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This is the biggest reason Aussies don’t invest: Meet the woman breaking it down

·11-min read
Molly Benjamin wants to demystify investing. Here's how she's doing it. (Source: Supplied)
Molly Benjamin wants to demystify investing. Here's how she's doing it. (Source: Supplied)

If you ask the average Australian woman who wants to invest but hasn’t, this will likely be their excuse.

“I don’t know how.”

It’s a phrase financial wellness advocate and Ladies Finance Club founder Molly Benjamin has heard hundreds of times in her career, and it’s one she’s determined to break down.

Now, she’s partnering with an investment platform to plug the investment literacy gap by launching an investment trading game.

The idea? Upon signing up, people get access to $100,000 in virtual money that they then invest using eToro over six weeks, with real prizes for the most successful investor.

The Yahoo Finance Women’s Money Movement sat down with Benjamin to discuss women and investing, the challenges holding women back and why women can and should invest.

When did you first start investing and what was your first investment?

My dad was a very keen investor and he got me involved in investing when we were really little. He would get us to pick some stocks in the newspaper, and we'd have to follow them over periods of time but I never really knew what [the stocks] were.

I just knew that it was called this one thing and I'd just watch it but I didn't really know what was going on. I think he was just trying to expose us to shares early on.

My first ever share I bought, I'm pretty sure, was David Jones. I bought it because I thought, “Well, I know what David Jones is; my mum shops there, I shop there”.

We know women are often really really scared of investing, and I think it can help to hear other people's stories of the mistakes that they've made and how they recovered. What's been the biggest money mistake you've made?

It was probably not having any strategy around investing. I would … just buy pieces here and there and I would buy companies, not exchange traded funds (ETFs), because I didn't know what they were.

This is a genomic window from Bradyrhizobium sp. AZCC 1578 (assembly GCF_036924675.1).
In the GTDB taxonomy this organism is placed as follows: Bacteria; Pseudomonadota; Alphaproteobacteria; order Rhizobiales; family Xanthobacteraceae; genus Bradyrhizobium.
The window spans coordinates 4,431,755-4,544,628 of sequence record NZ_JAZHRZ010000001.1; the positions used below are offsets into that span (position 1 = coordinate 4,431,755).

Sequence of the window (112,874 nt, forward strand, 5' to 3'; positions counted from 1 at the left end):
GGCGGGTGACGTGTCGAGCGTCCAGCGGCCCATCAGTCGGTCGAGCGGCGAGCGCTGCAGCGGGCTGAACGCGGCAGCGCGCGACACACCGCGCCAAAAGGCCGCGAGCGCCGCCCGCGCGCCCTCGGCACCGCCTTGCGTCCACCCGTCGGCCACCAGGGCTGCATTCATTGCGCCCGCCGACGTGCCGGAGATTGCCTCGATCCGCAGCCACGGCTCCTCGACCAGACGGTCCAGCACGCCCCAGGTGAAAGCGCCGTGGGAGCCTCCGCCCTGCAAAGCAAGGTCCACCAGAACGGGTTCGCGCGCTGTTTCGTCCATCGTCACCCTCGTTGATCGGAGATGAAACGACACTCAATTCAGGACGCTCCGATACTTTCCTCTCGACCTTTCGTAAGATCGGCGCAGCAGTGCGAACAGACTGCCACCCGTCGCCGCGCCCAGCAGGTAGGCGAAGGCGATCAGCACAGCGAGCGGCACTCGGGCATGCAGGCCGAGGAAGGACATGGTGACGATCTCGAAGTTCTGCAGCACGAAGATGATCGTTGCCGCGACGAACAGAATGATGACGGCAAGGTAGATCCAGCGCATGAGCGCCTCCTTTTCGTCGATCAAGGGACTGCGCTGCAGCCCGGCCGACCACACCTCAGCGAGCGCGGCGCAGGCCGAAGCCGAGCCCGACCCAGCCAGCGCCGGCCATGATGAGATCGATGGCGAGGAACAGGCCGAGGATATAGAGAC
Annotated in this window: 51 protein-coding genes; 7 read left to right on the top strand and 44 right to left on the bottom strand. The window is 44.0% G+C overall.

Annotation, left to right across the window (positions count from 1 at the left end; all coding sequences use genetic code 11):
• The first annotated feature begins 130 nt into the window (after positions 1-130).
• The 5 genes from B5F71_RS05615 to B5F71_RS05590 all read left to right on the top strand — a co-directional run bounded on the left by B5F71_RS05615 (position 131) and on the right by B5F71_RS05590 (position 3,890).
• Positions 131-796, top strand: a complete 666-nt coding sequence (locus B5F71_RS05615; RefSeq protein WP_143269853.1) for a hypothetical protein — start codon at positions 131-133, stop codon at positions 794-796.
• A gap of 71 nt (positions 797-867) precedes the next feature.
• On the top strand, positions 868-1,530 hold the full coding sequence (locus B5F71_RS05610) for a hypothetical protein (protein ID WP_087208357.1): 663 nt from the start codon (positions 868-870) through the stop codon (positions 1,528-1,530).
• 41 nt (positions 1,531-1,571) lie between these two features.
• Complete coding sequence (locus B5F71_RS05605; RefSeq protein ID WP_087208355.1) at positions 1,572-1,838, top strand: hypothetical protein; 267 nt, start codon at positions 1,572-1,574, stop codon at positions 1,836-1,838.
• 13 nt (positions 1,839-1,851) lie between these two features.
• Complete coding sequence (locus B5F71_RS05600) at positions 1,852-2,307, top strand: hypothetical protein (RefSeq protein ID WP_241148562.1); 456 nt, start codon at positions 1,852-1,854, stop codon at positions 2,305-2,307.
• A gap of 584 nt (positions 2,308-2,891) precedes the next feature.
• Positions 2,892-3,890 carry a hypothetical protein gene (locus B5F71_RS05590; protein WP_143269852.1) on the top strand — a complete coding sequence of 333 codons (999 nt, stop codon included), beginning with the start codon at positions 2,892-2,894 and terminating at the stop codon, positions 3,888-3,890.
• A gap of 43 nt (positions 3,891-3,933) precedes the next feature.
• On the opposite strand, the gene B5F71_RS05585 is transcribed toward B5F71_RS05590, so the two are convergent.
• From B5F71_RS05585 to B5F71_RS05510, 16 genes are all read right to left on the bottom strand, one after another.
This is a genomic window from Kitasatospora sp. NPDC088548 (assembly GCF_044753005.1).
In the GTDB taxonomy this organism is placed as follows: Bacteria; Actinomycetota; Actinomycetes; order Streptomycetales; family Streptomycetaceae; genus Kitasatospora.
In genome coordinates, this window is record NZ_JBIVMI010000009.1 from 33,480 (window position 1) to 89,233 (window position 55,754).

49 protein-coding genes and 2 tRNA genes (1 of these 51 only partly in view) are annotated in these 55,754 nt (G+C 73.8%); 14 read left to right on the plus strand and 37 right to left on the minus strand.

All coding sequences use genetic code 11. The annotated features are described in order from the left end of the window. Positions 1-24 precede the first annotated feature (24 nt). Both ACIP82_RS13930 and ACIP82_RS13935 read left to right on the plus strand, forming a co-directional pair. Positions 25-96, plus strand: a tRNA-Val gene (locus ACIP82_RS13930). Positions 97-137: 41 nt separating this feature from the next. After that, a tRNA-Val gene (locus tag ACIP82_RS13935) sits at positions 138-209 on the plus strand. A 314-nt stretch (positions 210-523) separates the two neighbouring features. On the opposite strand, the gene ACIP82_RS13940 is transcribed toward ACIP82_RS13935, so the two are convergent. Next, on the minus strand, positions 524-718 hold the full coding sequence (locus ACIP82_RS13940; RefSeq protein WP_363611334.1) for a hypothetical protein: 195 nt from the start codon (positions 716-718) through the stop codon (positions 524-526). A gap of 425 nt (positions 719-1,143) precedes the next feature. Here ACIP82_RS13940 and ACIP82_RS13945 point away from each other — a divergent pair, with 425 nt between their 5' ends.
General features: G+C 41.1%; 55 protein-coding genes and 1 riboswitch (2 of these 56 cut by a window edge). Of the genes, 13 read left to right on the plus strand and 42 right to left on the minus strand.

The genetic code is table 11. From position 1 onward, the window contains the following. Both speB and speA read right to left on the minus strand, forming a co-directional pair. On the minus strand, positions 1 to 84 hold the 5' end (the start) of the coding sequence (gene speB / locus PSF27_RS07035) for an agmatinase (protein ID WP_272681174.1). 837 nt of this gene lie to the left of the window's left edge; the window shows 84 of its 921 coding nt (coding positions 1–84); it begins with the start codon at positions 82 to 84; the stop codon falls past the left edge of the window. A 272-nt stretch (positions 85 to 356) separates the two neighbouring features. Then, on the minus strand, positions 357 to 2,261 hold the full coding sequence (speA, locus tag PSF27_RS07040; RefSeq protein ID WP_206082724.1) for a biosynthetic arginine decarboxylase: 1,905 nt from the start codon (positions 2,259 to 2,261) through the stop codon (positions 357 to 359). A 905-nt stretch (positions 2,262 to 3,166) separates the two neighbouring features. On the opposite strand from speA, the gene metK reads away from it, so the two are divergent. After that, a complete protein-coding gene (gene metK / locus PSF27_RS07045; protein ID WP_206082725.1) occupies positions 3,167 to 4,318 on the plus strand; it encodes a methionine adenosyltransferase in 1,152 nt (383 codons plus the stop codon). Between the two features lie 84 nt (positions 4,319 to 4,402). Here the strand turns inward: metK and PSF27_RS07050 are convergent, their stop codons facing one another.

I would very much listen to what my dad was doing, what my dad's friends were doing, but they also were selling and buying and selling. I wasn't, so I had some winners … and some real losers.

I was not doing enough research into individual companies to be buying individual stocks. I look back on my portfolio and the winners were the ETFs. The losers were the ones where you think you’re a bit of a stock picker, but you use it almost a bit like gambling.

It’s interesting that you say that because I think the image that we still have of investing is that guy shouting at the screen in the NASDAQ and, “buy low, sell high”. It really can look like you need to be an absolute expert rather than taking a different route which can get you that broader exposure.

Yeah, and you look at the stats and 90 per cent of active fund managers in the US couldn't beat the S&P 500, so what chance do I have?

Now, for me, unless I’ve done a lot of research, it’s only ETFs [that I invest in].

We know that women tend to achieve greater returns when they invest, but they're also less likely to invest. Your job is literally to help women improve their financial security. What are some of the most common reasons women are giving as to why they don't invest?

A lot of it is that I hear this word: “scared”. They're scared of losing their money.

And again, that comes with education. Let's say they were putting their money in the ASX200 ETF. Well, the top 200 companies of Australia would have to go bankrupt to lose all of your money.

We're not saying put all your money in, but educating them on the fact that investing is a lot less risky if you use different strategies.

Another one I hear is, “I've left it too late, what's the point?” And again, we’re talking to women, sometimes in their 40s, who will say, “I've left it too late”.

I'm like, “You're still gonna be alive for a very long time. There’s heaps of time for that compounding to work”.

Another one I hear is, “It’s like gambling”. Again, it’s just about showing them the difference between putting money on red or black versus putting it in an ETF.

There’s one other one I hear, which is that they're confused by it. They don't know what to do.

[This] is what we're trying to achieve with this competition: break it down and simplify [investing].

High angle view of a young woman checking the stock market on smartphone, having breakfast at coffee shop. Business on the go concept.
It is never too late to start investing, says Benjamin (Source: Getty)

It's interesting that people say that it's like gambling because I haven't heard that excuse before.

When they’ve said that as well, generally they’ve spoken to someone who has put [all their money] into one company and that company has gone bankrupt.

They hear those stories and they go, “Oh, well, it's like gambling. I don't want to do that”.

Stockspots’ Chris Brycki has been quite vocal about this. He believes investment platforms like Robinhood in the US are bringing investing closer to gambling through the gamification of those particular investment apps. What do you think about that?

Yeah, I think people will - if they're that way inclined - find a way to make it into a form of gambling. But they're not the principles we teach. We're all about long-term investing.

As you said - women make really good investors. I think as well with women, we've got a little bit more to lose. We're already at a major disadvantage as we’re living longer, but earning less: there’s a pay gap and a super gap.

I think maybe that is a reason why we keep a lot of our money in cash. If we need to get out of situations, we want to have that money there.